Autumn is icumen in

I know that’s not how the song (poem?) goes, but for me, the gradual creeping-in of autumn is as eagerly anticipated as the advent of spring is for most. My basil has gone to flower, the leaves getting less lush and more spindly in the heat; everything outside is done to the accompaniment of the buzz of cicadas. Everything is starting to look less fresh and lush and more weary and uncomfortably hot. Much like I feel. Summer’s last hurrah.

Today is cooler; it’s one of those delightful, grey, drizzly reprieves in August where the outside temperature only gets up to about 72F/22C. Not cool by any means, but so much more tolerable than the usual 95F/35C of August in Pennsylvania. We’ve got all of the downstairs air conditioners off and fresh air wafting through the house. And all of this makes me feel inside like it’s time to make things.

Dinner tonight will be a production: green curry shrimp and tofu for my husband; sourdough Belgian waffles (wherein I mostly follow the recipe – see note below) for our elder two sons and me; and homemade sourdough pizza for our youngest son. With my birthday two days away, I suppose I could have argued everyone into choosing one meal, but it’s Sunday, I took off Monday and Tuesday, and I have the time to be leisurely about things.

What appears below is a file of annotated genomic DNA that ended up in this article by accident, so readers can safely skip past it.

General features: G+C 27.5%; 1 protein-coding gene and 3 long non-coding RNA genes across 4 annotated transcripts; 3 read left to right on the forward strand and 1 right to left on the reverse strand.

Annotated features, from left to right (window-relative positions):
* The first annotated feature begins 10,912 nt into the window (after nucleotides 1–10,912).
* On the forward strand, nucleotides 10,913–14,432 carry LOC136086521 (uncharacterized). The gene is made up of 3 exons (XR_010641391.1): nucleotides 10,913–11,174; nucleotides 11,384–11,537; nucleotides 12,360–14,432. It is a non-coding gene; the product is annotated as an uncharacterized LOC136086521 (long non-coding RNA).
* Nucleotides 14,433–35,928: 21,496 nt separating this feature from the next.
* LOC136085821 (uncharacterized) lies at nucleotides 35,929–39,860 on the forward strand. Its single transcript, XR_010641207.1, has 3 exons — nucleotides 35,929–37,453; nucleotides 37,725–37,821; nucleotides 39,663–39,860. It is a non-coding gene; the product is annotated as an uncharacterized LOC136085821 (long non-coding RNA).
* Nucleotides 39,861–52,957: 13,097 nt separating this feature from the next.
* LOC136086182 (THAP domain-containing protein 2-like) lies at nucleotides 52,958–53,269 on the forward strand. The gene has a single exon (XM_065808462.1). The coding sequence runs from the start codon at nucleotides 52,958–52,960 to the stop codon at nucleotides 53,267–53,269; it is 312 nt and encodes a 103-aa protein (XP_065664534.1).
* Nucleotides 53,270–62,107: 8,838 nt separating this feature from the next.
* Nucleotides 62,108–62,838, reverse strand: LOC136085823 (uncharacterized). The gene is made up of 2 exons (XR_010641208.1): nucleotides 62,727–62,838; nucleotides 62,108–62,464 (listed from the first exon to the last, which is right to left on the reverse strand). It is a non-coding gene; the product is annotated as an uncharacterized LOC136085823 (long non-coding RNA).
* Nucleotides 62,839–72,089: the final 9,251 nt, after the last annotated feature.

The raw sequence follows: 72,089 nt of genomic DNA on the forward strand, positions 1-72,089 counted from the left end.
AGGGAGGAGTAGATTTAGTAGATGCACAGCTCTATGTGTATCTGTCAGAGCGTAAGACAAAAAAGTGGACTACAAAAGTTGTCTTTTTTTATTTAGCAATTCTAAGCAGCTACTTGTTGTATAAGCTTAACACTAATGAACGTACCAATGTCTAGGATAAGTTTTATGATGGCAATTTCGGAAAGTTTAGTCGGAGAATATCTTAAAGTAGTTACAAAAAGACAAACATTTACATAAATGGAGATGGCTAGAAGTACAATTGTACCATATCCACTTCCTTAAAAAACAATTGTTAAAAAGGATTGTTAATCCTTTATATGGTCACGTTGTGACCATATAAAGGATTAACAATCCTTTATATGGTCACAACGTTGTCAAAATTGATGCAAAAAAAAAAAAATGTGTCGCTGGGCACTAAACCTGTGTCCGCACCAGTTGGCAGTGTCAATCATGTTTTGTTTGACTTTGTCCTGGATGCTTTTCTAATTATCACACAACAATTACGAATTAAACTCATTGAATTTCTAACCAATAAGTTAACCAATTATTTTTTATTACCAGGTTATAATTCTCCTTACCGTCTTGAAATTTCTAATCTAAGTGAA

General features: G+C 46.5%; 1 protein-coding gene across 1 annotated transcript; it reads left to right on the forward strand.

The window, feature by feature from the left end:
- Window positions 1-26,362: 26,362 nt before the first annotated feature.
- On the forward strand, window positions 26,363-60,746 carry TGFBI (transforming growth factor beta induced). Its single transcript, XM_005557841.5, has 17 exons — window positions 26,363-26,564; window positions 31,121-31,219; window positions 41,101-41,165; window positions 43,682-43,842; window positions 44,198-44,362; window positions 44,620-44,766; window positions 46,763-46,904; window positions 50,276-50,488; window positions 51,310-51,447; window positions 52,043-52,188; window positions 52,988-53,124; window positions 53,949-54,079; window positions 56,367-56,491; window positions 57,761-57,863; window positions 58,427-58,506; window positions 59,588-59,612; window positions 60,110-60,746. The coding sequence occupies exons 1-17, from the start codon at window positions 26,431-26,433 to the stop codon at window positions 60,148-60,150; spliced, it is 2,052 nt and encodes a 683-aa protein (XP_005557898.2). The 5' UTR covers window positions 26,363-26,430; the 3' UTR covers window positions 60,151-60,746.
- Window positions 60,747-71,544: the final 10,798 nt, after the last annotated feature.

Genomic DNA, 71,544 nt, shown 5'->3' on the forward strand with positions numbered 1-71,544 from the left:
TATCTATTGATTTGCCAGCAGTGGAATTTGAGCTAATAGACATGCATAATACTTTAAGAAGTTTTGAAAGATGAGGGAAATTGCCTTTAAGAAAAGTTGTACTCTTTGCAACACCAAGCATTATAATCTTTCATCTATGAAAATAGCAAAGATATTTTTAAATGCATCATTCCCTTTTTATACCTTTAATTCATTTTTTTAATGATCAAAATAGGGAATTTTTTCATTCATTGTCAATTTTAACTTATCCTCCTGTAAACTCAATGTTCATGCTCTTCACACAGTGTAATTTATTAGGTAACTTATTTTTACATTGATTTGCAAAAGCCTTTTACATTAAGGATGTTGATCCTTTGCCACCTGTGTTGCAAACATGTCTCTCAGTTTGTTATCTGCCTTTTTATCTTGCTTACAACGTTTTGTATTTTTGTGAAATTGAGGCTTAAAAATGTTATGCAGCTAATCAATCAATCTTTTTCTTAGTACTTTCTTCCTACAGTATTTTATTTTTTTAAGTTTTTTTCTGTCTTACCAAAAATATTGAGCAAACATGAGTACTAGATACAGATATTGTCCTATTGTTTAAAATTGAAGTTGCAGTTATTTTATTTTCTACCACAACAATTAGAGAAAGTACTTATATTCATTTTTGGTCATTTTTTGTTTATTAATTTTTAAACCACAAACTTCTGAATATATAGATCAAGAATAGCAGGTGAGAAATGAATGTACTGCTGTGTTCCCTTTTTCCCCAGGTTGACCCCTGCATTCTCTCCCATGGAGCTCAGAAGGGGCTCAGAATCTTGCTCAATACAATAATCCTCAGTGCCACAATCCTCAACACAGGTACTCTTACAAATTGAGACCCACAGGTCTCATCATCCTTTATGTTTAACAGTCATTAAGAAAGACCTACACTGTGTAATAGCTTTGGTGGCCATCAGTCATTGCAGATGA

(For the waffles, I make a double batch and I make them almost exactly like the recipe. The only difference is that I separate the eggs. When it comes time to add the eggs to the mixture, I only add the yolks. I then beat the whites in a separate mixing bowl until they make hard peaks, and once the batter is otherwise done, I fold the whites in. That’s the secret to light and airy waffles – perfect, my sons tell me, for chicken sandwiches.)

I also have another project looming. The Timely Tresses Julia Regency Bonnet sewing pattern I ordered has finally made its long way across the Atlantic Ocean to me – excellent timing as it arrived just when the pre-autumn make-things feeling hit me. I spent a few frantic hours on the internet sourcing materials, including a spendy but lovely silk taffeta for the covering fabric, and Now I Wait. In order to make Waiting more tolerable and more productive, I’ve decided to try to poke around my stash to see if I have materials sufficient to make a mock-up. One thing I do not have, and could not source locally, is buckram, which is a stiffening fabric commonly used in millinery. The internet to the rescue, though! Apparently, it’s rather simple to make one’s own. So that will be my first sub-project.

Further bulletins (and photos, if I can locate my phone tripod) as events warrant.